The French government yesterday backed away from a threat to nationalise a steelworks, saying it secured promises from the owner, ArcelorMittal, to invest and avoid any forced layoffs at the site where the company had idled two blast furnaces. Workers at the plant said the announcement fell short of what they had hoped from a government that won power in May on promises to combat industrial decline and mass job losses in Europe’s second-largest economy.
Prime Minister Jean-Marc Ayrault said, ArcelorMittal, under fire for mothballing the site 18 months ago, would invest euro180 million ($234 million) and had promised there would be no forced layoffs among some 630 workers there. Ayrault said the two furnaces in Florange, a small town of 11,000 people near the border with Germany, would not be restarted for now, given weak European steel demand.
ArcelorMittal would keep them in working order, however, for future use in a test project for environment-friendly steel production. “The government decided against the idea of a temporary nationalisation that was floated in recent days,” Ayrault told reporters, three hours before a midnight deadline to strike a deal. “It ruled that option out, given the commitments secured from ArcelorMittal.”
Ayrault said the investment would reinforce cold-steel and packaging operations at Florange and secure jobs in those areas. ArcelorMittal had pledged its investment in Florange would not come at the expense of other sites in France. The deal, the result of months of talks, came as the Italian Cabinet was meeting to approve a rescue plan for ILVA, Europe’s largest steel plant that has 20,000 workers and is threatened with closure after accusations that emissions from the site had caused an environmental “disaster”.
Labour leaders from the Florange site responded angrily and vowed to fight on to make sure what concessions had been wrung out of ArcelorMittal were respected. “We’ve been betrayed,” said Martin Edouard, a member of the CFDT union at the Florange furnaces. “This is unbelievable, if that’s what politics is about, what a joke,” said Walter Broccoli of the FO union.
The European steel industry is struggling with overcapacity at a time of recession in the euro area and cheap competition in emerging markets. Florange, located in France’s former industrial heartland, has become symbolic of the country’s long industrial decline and a test case for whether Socialist President Francois Hollande can make good on a vow to reverse a relentless surge in unemployment.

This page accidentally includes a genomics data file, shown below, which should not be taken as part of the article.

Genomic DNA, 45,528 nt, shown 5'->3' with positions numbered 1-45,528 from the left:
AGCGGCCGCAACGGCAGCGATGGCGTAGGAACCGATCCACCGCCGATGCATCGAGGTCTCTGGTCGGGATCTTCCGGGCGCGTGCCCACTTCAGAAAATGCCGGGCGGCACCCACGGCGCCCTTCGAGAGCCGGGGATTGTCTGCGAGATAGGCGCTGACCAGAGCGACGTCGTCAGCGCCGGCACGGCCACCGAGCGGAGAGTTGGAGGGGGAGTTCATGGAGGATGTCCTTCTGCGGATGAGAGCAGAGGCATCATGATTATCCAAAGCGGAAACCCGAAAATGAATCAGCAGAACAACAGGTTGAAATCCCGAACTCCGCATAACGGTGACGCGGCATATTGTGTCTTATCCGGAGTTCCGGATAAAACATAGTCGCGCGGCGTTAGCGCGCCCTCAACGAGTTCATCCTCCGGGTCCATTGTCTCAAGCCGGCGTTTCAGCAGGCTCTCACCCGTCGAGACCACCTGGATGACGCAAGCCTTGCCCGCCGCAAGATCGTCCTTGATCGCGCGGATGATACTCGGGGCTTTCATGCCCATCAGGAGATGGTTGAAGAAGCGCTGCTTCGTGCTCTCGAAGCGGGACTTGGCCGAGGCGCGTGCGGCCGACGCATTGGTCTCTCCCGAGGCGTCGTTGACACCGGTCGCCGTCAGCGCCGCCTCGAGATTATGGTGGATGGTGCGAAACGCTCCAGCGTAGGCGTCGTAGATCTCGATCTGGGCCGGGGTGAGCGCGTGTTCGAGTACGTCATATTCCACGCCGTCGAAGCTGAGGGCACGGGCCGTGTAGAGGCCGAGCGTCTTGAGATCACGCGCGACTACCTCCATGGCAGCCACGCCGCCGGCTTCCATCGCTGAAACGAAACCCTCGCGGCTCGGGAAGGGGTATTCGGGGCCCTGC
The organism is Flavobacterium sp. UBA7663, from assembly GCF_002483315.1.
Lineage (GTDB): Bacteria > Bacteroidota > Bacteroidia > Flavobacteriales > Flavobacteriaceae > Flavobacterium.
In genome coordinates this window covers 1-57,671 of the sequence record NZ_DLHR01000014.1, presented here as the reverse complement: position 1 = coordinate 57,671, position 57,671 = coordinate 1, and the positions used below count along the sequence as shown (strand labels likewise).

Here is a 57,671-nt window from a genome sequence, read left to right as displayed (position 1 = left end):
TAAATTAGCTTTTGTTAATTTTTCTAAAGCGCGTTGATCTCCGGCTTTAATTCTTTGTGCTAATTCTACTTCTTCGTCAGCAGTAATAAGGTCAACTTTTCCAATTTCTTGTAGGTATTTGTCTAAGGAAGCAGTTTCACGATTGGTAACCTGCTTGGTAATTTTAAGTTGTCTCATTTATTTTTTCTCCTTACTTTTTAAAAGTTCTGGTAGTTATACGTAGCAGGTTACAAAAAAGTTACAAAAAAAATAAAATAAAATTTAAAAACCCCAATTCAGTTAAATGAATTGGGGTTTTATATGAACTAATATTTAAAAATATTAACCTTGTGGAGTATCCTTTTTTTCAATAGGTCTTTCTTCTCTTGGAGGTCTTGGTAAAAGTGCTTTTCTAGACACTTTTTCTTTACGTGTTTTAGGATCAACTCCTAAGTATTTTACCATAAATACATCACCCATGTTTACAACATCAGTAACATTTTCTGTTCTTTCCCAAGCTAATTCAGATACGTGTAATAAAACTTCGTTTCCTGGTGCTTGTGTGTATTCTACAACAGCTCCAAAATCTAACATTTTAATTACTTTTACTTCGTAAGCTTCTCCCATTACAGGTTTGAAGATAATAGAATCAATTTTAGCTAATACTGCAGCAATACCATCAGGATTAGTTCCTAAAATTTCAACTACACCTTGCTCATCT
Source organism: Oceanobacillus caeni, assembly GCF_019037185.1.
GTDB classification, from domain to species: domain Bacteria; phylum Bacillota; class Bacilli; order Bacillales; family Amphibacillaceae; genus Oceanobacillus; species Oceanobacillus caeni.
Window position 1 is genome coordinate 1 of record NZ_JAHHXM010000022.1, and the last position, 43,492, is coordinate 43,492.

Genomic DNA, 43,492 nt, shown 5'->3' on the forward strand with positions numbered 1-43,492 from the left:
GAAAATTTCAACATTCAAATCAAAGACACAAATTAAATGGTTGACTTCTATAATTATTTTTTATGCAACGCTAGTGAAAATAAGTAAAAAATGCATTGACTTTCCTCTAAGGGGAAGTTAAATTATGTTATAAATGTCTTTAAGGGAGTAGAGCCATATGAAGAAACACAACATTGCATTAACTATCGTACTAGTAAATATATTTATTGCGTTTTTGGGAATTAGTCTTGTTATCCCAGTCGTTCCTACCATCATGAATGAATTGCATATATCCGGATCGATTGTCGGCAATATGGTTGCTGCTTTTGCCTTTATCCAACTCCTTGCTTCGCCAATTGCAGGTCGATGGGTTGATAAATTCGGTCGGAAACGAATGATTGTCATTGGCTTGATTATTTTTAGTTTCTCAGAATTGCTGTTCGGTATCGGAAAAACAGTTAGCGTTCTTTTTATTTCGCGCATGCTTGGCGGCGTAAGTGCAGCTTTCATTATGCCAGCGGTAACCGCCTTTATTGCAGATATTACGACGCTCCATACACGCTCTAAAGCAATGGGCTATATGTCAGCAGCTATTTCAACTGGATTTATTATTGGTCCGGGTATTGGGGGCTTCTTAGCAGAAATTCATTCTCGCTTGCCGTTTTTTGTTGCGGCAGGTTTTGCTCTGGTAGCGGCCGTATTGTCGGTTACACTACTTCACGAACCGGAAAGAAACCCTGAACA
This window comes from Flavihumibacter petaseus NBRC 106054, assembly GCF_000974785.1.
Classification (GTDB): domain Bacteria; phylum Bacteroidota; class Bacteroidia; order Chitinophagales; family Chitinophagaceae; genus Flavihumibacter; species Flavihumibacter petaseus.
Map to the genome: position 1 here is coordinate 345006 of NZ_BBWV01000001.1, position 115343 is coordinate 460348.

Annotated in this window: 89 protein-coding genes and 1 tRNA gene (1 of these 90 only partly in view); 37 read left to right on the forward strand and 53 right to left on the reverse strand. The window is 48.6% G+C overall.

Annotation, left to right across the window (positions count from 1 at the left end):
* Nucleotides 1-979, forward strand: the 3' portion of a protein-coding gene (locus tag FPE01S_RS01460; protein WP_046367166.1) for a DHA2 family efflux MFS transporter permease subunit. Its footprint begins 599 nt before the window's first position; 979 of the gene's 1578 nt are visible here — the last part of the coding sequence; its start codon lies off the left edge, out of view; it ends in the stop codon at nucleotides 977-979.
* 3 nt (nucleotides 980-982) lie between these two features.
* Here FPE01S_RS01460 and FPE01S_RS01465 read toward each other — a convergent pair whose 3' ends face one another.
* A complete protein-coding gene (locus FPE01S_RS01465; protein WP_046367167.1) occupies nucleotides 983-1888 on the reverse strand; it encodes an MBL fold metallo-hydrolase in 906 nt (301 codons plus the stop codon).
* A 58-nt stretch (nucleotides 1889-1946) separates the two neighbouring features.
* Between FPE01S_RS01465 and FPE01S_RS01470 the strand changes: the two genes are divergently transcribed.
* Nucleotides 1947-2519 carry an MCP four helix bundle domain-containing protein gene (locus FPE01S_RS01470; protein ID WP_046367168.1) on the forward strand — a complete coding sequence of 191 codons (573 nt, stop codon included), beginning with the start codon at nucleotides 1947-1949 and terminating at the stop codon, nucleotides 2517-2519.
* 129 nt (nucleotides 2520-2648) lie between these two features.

ArcelorMittal said earlier this year the Florange site’s two furnaces were not viable, but Hollande insisted those should be kept open and threatened a temporary state takeover of the site while the government sought a permanent buyer. The two blast furnaces together employ about 630 of the 2,700 workers at the entire site.
Ayrault offered no details on what workers would do beyond not being laid off, or a timeframe for any future project to revamp the furnaces using European Union credits to produce environment-friendly steel.
Hollande’s government faced roars of criticism from business leaders this week over its threat to nationalise Florange. Industry Minister Arnaud Montebourg, who shocked foreign investors this week by saying Arcelor’s Indian chief executive, Lakshmi Mittal, was no longer welcome in France, had said the government had identified an industrialist ready to inject euro 400 million into the site. Earlier yesterday, Montebourg huddled in a cafe with a group of orange-vested metal workers protesting near the finance ministry, telling them nationalisation was still an option. Yet, Hollande, battling to appease both left-wing voters angry at unemployment and foreign investors impatient to see structural reforms, is wary of the stigma even a temporary nationalisation would carry abroad. Officials had defended the idea of a temporary nationalisation, saying it was a special case because ArcelorMittal had broken promises to keep the furnaces running. But ArcelorMittal denies breaching commitments. Sources close to the group say Arcelor planned in 2003 — before its 2006 takeover by Mittal — to wind down inland blast furnaces in Europe, including the two in Florange, by 2010.